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12 September 2013 / leggypeggy

Another day at the salt mines

Salineras de Maras

Two workers at Salineras

I love salt. I know I shouldn’t because I have marginally high blood pressure, but I love salt anyway. Always have.

So it was a great bonus to visit Salineras de Maras—the salt evaporations ponds of Peru. This was our last stop on our first day of touring the country’s Sacred Valley, and came after visits to Pisac, Ollantaytambo and Moray.

Salineras de Maras

Herbert explains the salt-making process

Our guide, Herbert, explained that the Salineras runs as a cooperative. People from the nearby town of Maras share the effort of looking after operations. Families do three-month stints maintaining the overall health of the ponds (gosh I really want to call them salts mines, which seems to roll off the tongue, but they are above ground and do not constitute drudgery jobs).

Workers come six days a week (Sundays off) and have fairly normal working hours. During their stint at the mines…er ponds…they can take a reasonable share of the salt. But ‘management’ keeps an eye on everyone and those who don’t pull their weight have to accept a smaller share than others.

There were plenty of tourists when we arrived, but it was late in the day, so only two workers were still on duty and they may have just been having a chat. Thanks to my telephoto lens, I could get a pic of them.

Salineras de Maras

The spring that feeds it all

The ponds have been in operation for centuries—since long before the Inca arrived—and are fed by a spring that bubbles out of the mountain that sits under them.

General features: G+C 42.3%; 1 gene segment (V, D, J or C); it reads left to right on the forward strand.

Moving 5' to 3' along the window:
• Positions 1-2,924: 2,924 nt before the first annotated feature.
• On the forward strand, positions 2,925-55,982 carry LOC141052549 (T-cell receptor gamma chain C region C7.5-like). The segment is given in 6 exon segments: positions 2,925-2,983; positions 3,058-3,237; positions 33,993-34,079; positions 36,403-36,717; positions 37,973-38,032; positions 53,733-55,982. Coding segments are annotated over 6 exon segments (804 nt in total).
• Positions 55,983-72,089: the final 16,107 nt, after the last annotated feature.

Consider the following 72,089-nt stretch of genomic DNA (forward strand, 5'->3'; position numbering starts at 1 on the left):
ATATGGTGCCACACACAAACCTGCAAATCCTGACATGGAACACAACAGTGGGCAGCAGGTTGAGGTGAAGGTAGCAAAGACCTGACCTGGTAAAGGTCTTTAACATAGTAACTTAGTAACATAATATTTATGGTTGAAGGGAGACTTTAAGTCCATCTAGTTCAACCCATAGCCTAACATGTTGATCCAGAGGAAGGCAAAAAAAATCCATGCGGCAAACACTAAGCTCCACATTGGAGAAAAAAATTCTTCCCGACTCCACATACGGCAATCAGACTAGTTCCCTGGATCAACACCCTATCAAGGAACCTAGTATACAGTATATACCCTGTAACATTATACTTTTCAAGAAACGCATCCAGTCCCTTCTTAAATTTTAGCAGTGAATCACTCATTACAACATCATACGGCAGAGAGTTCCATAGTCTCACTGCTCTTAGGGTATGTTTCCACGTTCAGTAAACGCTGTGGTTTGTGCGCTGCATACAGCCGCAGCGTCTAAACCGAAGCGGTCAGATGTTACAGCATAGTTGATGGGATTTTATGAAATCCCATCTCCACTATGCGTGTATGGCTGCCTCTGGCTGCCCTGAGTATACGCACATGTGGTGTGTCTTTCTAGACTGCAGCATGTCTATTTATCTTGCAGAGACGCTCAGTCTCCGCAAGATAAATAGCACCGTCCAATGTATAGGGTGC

Most ponds are less than four meters square in area and 30 centimetres in depth. A pond’s colour—which varies from white to red to brown—depends on the skill of the person looking after it.

I saw a comment somewhere—that I can’t find again—that said there are almost 1000 ponds. Some are unused, and it seems that a person can petition to farm/re-establish one of these ponds and keep all the salt.

I won’t be applying for a position any time soon. I can’t imagine myself scampering up and down those narrow pond boundaries, but I can picture myself on my face in the wet. Besides, I need to cut down on my salt consumption—and keep remembering to take my blood pressure tablets. 🙂

P.S. I meant to make the pictures into a mosaic gallery, but forgot to click the right button. Feeling silly. But you can click on any photo for the bigger images. They are interesting pics, so feel free.


Leave a Comment
  1. hooksamui / Sep 12 2013 1:20 am

    Reblogged this on hooksamui.


    • leggypeggy / Sep 12 2013 11:46 am

      Thanks so much for the reblog. Most appreciated.


  2. Gary Walker / Sep 12 2013 10:23 am

    Fascinating to see the process. I’m a documentary fiend. If you are interested in a great doc about the history of salt and its importance through the ages check out…


    • leggypeggy / Sep 12 2013 11:48 am

      Pots, thanks so much. That’s an amazing link. I am pleased to report that I have five different kinds of salt in my house right now, plus a lot of things that are salty such as caperberries and anchovies.


      • Brian Lageose / Aug 19 2016 2:05 pm

        Well, with your mention of five kinds of salt, I couldn’t help but run just now to take inventory in my spice cabinet. I made myself stop at 12 different kinds of salt, because the shame was growing. I might as well drag a salt lick around with me. Side note: In the midst of the aborted survey, I found a jar of pink salt flakes from Murray River Gourmet in Mildura, Victoria. Granted, it’s not Canberra, but still, I think I’m going to nickname this my Peggy Salt… 😉

        Liked by 1 person

      • leggypeggy / Aug 19 2016 2:43 pm

        Wow, 12 salts are impressive. But yes, call the pink one Peggy Salt. Since writing this post, I’ve acquired two more kinds of salt, including black salt from India. Want some?

        P.S. I also have Murray River Gourmet salt which I’ll call Brian, or should I call it Crusty?


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